On Thursday, all across the country, Americans will gather together to celebrate Thanksgiving. For millions, their Thanksgiving celebration will include sitting down and watching some football. The National Football League (NFL) is one of the most prominent societal institutions left in the United States today, and its popularity—though not universal—is so widespread that millions of Americans often view vital issues such as race, politics, religion, and economics through the lens of the NFL.
For the past year, it has been impossible to escape the countless stories about NFL players protesting police brutality by kneeling during the national anthem. Those stories, often critical of the protests, were followed by stories about the backlash by owners and fans against the protests, which, in turn, were followed by stories about the backlash against the backlash, ad infinitum.
The ubiquity of the national anthem issue shows that millions of Americans are engaged politically with the NFL. Many of these individuals only confront the issue of police brutality through the NFL protests. Putting aside the specific issue of anthem protests, NFL players work in one of the most publicly scrutinized workplaces in the country, and nearly every season involves a dispute between players and the league about workplace discipline. For example, the “deflategate” saga consumed both the 2015 and 2016 NFL seasons, as the NFL attempted to suspend Tom Brady, the star quarterback of the New England Patriots. While most fans engaged in the scandal on a more superficial level—either as fans of the Patriots or, more commonly, as fans of their opponents—it did provide as an interesting and instructive lesson on the extent to which workers can be disciplined by employers in the context of a collective bargaining agreement (CBA), the contractual agreement between an employer and employees that defines their rights in the workplace.
That issue—the extent to which employers can discipline workers—re-entered the spotlight this season. Ezekiel Elliott, a running back for the Dallas Cowboys, was accused of domestic violence in 2016, but police did not ultimately charge him with a crime. The NFL conducted its own investigation of the claims and suspended Elliott for six games this season. Elliott then appealed the suspension to an arbitrator, who upheld the NFL’s decision. The NFL Players Association—the union for NFL players—then appealed the arbitrator’s decision to federal court. Since then, judges in Texas and New York district and circuit courts enjoined Elliott’s suspension, then reinstated it, enjoined it again, reinstated it again, and stayed it. Most recently, the U.S. District Court for the Southern District of New York reinstated the NFL’s suspension.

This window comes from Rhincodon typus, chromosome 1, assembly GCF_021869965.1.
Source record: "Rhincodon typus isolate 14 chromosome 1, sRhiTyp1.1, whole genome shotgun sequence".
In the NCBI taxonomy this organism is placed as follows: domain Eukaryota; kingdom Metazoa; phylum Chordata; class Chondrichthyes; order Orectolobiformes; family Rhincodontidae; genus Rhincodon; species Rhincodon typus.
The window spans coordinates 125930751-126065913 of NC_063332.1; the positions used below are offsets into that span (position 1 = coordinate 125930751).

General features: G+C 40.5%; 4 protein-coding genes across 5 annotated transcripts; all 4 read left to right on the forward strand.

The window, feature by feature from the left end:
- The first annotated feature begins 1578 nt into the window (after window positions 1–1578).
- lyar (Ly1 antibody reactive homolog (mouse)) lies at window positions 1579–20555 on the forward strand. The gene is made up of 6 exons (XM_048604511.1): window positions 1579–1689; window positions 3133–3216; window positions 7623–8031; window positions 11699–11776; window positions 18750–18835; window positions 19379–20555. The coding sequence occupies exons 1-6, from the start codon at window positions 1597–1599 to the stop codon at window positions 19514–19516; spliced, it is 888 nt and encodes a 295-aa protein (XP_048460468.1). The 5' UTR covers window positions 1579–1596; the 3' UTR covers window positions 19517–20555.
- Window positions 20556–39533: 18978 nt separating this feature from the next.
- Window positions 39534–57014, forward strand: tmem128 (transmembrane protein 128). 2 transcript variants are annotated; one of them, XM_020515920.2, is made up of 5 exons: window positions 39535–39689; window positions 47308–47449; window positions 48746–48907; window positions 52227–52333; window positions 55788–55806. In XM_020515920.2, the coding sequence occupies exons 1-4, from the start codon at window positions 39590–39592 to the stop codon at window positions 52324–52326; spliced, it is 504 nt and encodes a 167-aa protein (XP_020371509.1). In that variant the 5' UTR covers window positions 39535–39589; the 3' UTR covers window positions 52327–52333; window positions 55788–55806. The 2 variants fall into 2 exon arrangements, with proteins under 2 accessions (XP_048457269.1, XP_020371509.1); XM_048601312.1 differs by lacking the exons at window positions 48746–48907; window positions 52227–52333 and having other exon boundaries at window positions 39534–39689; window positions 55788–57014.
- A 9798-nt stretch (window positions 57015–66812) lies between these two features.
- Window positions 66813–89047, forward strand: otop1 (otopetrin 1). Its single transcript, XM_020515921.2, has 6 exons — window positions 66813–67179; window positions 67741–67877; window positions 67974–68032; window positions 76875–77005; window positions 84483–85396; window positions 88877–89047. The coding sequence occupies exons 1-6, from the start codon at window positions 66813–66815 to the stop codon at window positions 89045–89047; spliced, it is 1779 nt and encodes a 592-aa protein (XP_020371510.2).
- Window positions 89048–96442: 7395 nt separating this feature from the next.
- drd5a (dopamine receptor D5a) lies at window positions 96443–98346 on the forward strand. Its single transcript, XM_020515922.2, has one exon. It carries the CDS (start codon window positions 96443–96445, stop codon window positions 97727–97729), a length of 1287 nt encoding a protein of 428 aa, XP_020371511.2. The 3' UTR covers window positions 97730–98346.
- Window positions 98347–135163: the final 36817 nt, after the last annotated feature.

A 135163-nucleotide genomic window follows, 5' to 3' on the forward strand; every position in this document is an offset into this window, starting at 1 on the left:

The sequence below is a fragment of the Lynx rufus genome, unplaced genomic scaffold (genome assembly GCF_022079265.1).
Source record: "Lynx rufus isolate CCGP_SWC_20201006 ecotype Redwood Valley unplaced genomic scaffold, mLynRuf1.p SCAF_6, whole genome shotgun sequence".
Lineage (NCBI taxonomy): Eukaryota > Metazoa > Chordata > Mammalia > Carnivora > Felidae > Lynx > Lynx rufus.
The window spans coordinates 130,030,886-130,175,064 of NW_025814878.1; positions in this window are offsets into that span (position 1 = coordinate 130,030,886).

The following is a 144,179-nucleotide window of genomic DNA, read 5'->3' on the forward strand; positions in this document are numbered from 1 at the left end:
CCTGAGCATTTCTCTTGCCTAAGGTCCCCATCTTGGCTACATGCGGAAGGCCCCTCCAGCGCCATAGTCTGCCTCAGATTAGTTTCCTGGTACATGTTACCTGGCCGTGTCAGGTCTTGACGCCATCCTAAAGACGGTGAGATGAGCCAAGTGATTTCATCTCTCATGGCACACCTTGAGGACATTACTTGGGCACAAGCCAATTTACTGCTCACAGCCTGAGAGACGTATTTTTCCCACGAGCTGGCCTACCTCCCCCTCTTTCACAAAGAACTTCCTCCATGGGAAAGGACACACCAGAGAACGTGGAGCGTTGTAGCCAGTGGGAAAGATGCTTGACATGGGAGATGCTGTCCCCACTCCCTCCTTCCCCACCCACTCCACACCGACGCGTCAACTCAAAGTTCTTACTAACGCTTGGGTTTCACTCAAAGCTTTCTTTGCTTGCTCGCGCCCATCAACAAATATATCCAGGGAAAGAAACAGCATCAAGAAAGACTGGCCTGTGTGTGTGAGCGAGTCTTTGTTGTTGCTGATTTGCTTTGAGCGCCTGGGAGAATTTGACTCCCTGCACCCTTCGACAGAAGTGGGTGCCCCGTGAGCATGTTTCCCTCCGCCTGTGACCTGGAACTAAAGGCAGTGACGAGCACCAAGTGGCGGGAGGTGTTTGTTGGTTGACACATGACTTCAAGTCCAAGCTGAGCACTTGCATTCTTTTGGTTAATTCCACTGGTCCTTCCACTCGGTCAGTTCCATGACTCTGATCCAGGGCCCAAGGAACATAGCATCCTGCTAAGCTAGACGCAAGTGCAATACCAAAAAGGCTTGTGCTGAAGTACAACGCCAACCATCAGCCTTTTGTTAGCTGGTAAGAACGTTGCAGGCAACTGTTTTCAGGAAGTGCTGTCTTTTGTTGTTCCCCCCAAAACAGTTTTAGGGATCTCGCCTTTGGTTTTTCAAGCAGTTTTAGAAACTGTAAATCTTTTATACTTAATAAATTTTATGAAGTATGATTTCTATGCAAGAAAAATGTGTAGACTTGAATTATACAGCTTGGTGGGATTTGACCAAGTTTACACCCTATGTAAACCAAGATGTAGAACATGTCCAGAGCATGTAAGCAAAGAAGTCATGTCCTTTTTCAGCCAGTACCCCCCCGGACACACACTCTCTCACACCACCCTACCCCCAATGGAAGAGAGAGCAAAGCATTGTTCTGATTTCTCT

While most of the public’s interest in the Elliott matter boils down to when and where he will be able to play football, his case, much like the Brady case, is an interesting study in labor and employment law. At heart, the issue is to what extent the NFL can discipline its employees under the CBA. Most, if not all, NFL players are bound by a “player misconduct” policy, similar to a “morals clause,” which gives the NFL and NFL teams leeway to punish players for conduct detrimental to the team.
Given that the American workforce is increasingly non-unionized, many employees do not have experience with workplaces governed by CBAs. As a result, many assume that the NFL is like any other at-will employer and can suspend whoever it wants, for any reason and for any length of time. This, however, is not the case: As we learned in the Tom Brady matter, and as we are learning in the Elliott case, the CBA and individual contracts determine the extent of the NFL’s power, and if the players believe that the NFL has exceeded that power, they can bring suit in federal court. Here, the NFL has, through the CBA, relatively broad authority to discipline its players. In light of the most recent decision, Elliott is now serving his suspension.
If your employer has taken improper action against you, contact The Harman Firm, LLP.